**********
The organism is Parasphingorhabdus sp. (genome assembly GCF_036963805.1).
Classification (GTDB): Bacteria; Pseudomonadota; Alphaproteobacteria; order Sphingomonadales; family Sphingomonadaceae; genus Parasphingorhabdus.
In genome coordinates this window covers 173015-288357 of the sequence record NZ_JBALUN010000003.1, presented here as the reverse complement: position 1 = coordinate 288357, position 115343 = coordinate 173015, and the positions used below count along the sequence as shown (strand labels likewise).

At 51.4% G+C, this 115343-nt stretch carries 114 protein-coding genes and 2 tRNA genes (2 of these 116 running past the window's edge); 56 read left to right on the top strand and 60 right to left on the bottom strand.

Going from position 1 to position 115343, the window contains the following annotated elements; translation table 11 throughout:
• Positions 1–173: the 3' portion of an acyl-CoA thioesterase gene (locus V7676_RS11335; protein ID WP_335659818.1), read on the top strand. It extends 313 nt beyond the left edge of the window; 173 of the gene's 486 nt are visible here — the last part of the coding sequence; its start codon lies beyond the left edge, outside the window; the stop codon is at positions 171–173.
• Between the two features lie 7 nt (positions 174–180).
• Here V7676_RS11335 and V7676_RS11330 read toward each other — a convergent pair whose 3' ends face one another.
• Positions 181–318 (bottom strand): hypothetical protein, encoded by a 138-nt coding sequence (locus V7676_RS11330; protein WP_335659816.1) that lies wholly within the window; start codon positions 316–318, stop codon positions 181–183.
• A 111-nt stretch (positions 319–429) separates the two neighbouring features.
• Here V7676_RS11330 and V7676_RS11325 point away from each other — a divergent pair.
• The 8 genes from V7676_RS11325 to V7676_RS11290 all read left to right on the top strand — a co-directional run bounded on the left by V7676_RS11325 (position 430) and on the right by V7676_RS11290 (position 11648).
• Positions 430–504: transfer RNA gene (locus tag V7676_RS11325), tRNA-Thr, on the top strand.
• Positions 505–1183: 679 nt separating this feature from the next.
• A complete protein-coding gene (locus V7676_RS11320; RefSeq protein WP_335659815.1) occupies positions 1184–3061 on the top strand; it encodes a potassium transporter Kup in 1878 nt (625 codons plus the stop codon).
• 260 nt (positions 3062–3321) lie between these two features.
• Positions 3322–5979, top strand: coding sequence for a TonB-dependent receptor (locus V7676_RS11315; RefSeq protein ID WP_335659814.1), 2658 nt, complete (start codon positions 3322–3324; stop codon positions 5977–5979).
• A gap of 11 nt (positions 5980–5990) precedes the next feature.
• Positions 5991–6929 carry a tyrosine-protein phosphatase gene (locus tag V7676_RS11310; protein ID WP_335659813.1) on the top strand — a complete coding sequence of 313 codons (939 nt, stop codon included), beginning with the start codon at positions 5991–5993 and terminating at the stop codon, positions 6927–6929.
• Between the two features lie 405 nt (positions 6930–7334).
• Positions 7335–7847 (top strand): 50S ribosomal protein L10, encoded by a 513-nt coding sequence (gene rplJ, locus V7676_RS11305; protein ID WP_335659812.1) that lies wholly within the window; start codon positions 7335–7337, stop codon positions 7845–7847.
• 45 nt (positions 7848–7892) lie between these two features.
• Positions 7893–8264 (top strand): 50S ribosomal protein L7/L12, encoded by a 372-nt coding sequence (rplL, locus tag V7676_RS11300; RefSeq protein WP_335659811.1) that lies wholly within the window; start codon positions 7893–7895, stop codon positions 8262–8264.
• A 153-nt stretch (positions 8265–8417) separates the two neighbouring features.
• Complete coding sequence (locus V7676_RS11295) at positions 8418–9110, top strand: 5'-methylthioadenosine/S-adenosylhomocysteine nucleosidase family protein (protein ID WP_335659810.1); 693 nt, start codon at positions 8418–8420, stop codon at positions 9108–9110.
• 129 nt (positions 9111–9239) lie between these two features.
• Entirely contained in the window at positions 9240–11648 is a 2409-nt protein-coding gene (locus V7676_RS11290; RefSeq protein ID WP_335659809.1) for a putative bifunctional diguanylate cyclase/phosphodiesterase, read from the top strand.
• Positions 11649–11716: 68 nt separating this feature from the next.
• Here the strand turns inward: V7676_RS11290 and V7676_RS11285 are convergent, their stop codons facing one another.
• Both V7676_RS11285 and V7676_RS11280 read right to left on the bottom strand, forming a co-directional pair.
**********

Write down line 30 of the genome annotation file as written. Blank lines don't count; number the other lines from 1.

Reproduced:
• Both V7676_RS11285 and V7676_RS11280 read right to left on the bottom strand, forming a co-directional pair.